Fracture Diagnostics using Electromagnetic Methods
Physical Sciences : Petroleum
Available for non-exclusive licensing
- Mukul Sharma, Ph.D. , Petroleum and Geosystems Engineering
- Saptaswa Basu
- Jeffery Gabelman , E-Spectrum Technologies, Inc.
- Thomas Hosbach , E-Spectrum Technologies, Inc.
- Mark Oerkfitz , E-Spectrum Technologies, Inc.
There are two current methods for fracture diagnostics: tracers and micro-seismic monitoring. Tracers are limited in that they can only provide information about fractures that are a few inches away from the borehole. Micro-seismic monitoring is very expensive and measures the created fracture dimensions rather than the propped fracture length. In addition, micro-seismic monitoring only measures the location of shear failure events instead of the opening location of the main propped fracture. For well operators, propped fracture length and orientation are the most valuable information needed for maximum production optimization. However, the two mentioned methods do not provide this information.
Researchers at The University of Texas at Austin have designed an invention that uses conductive proppants to establish communication between a hydraulic fracture and antennas placed in, above, or immediately outside the wellbore. The injection of a highly conductive proppant into a hydraulic fracture transforms it into a highly conductive sheet within a low-conducting rock medium. Utilizing principles of antenna design and novel use of electromagnetism, this invention can analyze the communication patterns between the fracture and the antennae in order to determine the length, height, and orientation of the hydraulic fracture.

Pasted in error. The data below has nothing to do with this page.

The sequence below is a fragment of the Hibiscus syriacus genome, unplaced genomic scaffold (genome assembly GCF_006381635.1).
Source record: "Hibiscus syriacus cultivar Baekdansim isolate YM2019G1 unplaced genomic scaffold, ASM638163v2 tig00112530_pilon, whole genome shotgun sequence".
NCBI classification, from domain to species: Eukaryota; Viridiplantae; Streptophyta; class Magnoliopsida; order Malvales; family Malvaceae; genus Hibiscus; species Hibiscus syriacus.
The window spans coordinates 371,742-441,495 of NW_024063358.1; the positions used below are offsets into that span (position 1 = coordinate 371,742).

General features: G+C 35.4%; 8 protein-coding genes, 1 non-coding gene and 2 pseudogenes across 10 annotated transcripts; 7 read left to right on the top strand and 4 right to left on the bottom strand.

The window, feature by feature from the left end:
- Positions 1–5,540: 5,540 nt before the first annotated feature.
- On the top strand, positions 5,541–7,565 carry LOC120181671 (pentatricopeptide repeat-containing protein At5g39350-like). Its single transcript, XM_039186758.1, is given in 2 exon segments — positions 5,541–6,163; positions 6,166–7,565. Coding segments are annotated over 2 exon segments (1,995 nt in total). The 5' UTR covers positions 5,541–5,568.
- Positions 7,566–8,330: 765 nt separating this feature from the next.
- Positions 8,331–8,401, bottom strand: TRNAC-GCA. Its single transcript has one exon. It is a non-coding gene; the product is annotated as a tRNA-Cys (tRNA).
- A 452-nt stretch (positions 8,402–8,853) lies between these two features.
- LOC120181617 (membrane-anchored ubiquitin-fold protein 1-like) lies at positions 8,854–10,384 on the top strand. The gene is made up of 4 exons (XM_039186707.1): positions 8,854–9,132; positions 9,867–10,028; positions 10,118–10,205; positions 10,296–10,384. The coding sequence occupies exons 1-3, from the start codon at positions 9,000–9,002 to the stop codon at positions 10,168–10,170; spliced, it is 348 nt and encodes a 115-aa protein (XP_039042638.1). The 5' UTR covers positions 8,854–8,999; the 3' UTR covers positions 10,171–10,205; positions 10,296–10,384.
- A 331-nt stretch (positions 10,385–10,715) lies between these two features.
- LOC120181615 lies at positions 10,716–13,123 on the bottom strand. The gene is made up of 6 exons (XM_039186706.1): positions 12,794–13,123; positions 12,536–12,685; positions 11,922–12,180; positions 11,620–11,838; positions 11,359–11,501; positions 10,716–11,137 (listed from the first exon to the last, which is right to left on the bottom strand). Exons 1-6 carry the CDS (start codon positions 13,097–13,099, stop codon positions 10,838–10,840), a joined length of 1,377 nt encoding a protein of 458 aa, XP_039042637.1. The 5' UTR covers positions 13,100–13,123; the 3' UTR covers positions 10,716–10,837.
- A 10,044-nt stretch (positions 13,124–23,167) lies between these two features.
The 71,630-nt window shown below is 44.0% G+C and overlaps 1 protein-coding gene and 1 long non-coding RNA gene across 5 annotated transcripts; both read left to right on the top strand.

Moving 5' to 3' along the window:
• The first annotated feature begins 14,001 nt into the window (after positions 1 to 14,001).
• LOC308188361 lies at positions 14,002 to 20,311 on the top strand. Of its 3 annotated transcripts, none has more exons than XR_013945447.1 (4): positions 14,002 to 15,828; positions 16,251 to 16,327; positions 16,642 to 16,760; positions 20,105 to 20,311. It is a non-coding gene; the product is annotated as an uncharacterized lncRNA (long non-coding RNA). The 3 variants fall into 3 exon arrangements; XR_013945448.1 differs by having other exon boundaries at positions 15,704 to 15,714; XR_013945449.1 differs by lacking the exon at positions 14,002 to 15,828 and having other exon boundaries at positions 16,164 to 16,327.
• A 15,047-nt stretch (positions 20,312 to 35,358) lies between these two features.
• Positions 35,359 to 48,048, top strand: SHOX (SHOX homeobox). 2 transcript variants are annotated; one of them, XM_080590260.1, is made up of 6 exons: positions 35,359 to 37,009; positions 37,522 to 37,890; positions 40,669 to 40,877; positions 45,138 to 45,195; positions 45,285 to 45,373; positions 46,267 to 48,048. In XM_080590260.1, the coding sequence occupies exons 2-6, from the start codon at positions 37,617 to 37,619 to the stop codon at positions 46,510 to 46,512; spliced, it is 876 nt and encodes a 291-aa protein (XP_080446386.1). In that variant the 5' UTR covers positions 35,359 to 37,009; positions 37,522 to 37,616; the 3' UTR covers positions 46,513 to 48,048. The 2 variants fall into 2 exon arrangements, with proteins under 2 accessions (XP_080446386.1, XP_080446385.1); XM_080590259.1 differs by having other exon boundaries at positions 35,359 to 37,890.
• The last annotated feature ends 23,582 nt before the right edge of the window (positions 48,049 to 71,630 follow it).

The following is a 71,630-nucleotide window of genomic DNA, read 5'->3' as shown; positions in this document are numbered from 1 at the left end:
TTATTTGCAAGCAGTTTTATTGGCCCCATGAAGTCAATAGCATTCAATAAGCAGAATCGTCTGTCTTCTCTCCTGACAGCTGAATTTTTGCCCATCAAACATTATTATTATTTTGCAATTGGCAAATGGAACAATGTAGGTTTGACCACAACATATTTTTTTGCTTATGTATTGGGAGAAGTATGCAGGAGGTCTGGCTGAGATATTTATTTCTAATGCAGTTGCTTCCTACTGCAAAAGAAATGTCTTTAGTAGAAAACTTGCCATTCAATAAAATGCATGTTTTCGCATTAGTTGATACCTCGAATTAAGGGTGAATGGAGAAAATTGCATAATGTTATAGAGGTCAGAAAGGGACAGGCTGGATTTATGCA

- Reduces the amount of equipment required to perform fracture diagnostics
- Analyzes characteristics that cannot be recognized by current methods
- May eliminate the need of a secondary monitoring well
- Potentially more accurate at determining hydraulic fracture geometry than current methods
- More economically efficient than current methods
- Analyzes properties for fracture diagnostics through fracture-antenna communication
- Determines the length, height, and orientation of a hydraulic fracture
- Utilizes principles of antenna design and electromagnetism
- Highly accurate determination of hydraulic fracture geometry
- Uses specialized conductive proppant and antennas
Markets and Markets Research reports that the global hydraulic fracturing market is expected to grow to $72.6 billion at a compound annual growth rate (CAGR) of over 11.8% by 2019. Hydraulic fracturing is essential for producing the most oil and gas possible from shale formations, in which the necessity for drilling unconventional shale formations is driven by the depletion of onshore oil fields. As of 2014, North America is the largest and most influential market in hydraulic fracturing due to its abundance of available shale reserves.
- 1 PCT patent application filed
- 1 U.S. patent application filed